Why we are more bullish on Japan than on the United States
Zerohedge’s protagonists like Kyle Bass of Hayman Capital think that due to insufficient population growth and high public debt, Japan will default. We are on the opposite side of this view of the New Normal. Rather, we think that Japan will recover far earlier than the U.S.
Due to the weak economic condition, the US employment to population ratio has fallen from 64% in 1999 to over 62% in 2007 to 58% in 2011. In the US, the number of pensioners and children rises far more quickly than employees. Japan has shown the same phenomenon between 1991 and 2002, with the crisis the ratio fell from 63% to 58%. But since then it has remained nearly stable, despite the ageing society, Japanese GDP per working age adult strongly increased (see graph).
The deterioration in the U.S. economy coupled with stepped up enforcement efforts at the end of the Bush administration likely caused fewer immigrants to enter the country and more to leave. In a series of recent reports, the Center for Immigration Studies estimated immigration and emigration rates throughout the decade. In general, our prior research found good evidence that the level of new immigration fell at the end of the decade and that out-migration increased. (source)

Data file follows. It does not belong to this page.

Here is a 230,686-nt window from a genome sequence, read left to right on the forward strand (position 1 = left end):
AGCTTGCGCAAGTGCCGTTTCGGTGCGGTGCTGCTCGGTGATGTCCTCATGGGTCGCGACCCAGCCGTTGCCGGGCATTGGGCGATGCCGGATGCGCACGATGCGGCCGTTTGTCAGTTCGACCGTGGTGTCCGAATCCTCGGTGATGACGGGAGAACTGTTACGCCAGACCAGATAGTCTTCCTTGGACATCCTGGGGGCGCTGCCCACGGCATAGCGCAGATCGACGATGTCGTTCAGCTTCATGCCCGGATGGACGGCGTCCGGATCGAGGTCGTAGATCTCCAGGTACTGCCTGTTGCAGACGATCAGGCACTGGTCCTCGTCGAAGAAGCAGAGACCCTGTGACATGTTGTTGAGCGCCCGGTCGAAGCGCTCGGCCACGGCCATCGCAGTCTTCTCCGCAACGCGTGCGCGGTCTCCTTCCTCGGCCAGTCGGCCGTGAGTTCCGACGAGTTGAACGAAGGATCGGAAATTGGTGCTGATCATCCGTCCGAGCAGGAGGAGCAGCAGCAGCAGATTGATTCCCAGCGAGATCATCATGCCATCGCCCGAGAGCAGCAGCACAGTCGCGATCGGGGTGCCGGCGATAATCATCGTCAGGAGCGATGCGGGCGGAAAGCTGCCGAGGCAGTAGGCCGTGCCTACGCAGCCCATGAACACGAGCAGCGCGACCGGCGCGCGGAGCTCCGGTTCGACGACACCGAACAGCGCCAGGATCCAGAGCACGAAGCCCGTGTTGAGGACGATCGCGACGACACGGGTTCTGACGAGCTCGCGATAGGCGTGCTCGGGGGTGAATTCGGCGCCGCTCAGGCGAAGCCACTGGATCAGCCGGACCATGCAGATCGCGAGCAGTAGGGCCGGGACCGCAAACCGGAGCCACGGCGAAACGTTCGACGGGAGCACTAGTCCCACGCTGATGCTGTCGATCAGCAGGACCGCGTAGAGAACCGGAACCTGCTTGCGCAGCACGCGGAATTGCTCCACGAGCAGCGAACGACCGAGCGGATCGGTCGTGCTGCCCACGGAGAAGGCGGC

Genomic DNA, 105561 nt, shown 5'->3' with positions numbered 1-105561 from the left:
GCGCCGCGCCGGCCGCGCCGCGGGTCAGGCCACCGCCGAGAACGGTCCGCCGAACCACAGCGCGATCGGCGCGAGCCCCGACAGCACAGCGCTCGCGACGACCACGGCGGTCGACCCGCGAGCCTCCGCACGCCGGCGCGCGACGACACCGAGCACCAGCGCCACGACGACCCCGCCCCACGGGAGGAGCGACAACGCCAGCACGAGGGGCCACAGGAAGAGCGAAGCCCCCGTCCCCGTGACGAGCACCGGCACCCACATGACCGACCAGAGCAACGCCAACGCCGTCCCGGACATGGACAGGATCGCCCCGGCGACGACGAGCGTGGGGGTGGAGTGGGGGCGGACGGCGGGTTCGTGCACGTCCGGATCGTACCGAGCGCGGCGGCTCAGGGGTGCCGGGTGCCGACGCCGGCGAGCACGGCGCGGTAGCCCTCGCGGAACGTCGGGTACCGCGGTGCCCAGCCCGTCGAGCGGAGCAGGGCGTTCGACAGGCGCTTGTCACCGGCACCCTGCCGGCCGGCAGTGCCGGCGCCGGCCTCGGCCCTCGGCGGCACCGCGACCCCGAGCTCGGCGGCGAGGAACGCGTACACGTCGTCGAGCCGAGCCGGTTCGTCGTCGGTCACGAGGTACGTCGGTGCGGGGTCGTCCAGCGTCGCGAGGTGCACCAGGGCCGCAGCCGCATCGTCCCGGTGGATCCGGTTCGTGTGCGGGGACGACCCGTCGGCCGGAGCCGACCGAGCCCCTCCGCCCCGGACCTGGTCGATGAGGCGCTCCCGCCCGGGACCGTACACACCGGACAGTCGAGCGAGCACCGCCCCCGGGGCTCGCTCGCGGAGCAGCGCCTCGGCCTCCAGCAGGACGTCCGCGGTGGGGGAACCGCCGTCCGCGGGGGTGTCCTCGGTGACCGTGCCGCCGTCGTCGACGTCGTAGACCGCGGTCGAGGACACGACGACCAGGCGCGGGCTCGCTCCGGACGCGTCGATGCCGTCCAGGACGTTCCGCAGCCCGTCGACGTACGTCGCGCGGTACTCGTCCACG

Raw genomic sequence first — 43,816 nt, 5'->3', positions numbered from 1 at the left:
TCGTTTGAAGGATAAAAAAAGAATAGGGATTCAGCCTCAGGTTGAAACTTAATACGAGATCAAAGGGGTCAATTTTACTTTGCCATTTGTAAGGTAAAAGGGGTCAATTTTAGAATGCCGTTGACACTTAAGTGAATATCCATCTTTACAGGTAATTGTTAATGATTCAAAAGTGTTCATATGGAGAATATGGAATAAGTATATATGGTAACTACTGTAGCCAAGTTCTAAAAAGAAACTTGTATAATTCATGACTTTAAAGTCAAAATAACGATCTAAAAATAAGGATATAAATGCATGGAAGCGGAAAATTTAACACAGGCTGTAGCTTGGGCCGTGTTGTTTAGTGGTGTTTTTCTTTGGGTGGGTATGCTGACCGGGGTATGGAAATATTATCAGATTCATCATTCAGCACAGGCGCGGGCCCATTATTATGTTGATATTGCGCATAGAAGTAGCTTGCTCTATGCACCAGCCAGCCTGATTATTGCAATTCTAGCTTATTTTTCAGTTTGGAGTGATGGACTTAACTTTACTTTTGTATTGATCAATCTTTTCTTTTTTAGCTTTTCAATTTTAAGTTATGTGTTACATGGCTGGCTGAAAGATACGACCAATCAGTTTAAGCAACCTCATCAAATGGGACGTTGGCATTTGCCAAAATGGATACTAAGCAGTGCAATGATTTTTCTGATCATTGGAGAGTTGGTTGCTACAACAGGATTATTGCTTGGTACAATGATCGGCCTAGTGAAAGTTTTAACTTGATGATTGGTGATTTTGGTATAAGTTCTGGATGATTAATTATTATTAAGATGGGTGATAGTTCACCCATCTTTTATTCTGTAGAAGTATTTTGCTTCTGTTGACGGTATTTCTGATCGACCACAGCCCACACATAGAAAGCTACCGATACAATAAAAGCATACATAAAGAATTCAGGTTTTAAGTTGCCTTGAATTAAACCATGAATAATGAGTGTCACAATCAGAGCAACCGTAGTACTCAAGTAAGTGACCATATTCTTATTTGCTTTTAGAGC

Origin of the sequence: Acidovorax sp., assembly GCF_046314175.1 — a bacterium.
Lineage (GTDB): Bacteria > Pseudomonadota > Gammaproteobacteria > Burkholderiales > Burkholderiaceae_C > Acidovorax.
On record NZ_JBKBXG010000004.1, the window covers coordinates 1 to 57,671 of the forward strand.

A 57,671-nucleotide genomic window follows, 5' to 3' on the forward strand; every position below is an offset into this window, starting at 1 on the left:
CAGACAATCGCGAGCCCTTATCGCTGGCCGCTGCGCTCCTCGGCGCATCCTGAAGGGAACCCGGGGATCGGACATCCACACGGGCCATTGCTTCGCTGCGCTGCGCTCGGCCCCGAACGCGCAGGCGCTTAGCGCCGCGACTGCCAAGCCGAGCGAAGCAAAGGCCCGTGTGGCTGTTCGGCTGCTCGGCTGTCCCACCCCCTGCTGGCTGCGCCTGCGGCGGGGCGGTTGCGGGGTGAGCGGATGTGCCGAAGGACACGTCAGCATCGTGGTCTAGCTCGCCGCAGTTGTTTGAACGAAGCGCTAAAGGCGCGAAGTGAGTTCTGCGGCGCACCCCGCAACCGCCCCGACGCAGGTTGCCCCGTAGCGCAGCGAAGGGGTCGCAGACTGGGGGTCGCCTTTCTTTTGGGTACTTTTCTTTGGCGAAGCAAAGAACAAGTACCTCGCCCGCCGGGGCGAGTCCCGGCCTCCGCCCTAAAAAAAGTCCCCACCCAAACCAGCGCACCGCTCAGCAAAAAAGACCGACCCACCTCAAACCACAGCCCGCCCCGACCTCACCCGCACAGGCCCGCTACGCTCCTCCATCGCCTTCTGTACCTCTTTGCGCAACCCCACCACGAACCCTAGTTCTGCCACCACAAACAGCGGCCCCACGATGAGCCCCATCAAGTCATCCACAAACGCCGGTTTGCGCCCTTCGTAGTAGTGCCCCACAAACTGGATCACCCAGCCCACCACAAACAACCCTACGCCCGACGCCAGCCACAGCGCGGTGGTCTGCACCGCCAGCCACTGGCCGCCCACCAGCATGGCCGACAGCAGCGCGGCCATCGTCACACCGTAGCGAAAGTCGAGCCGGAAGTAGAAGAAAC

What effectively helps the U.S. is the immigration of qualified personnel. Mike Shedlock titles “100% of U.S. Employment Growth Since 2000 Went to Immigrants“
With stronger GDP growth – Japanese fertility should increase further from 1.24 in 2005 to 1.41 now. According to World Bank data, Japan is not on the bottom of this list, but South Korea, Hong Kong, Macao, Hungary and Romania with 1.1 or 1.2.
The population pyramid in Japan does not look very different from countries like Germany, still there were warnings that Japanese population could diminish by 30%.
The number of foreigners in Japan is still low with 2.2 million people, 1.5% of the population. Only the financial crisis let the number of foreign workers in Japan decrease for the first time in 50 years. With the tsunami and the period of the strong yen some more left. But now with the weaker yen things might change again.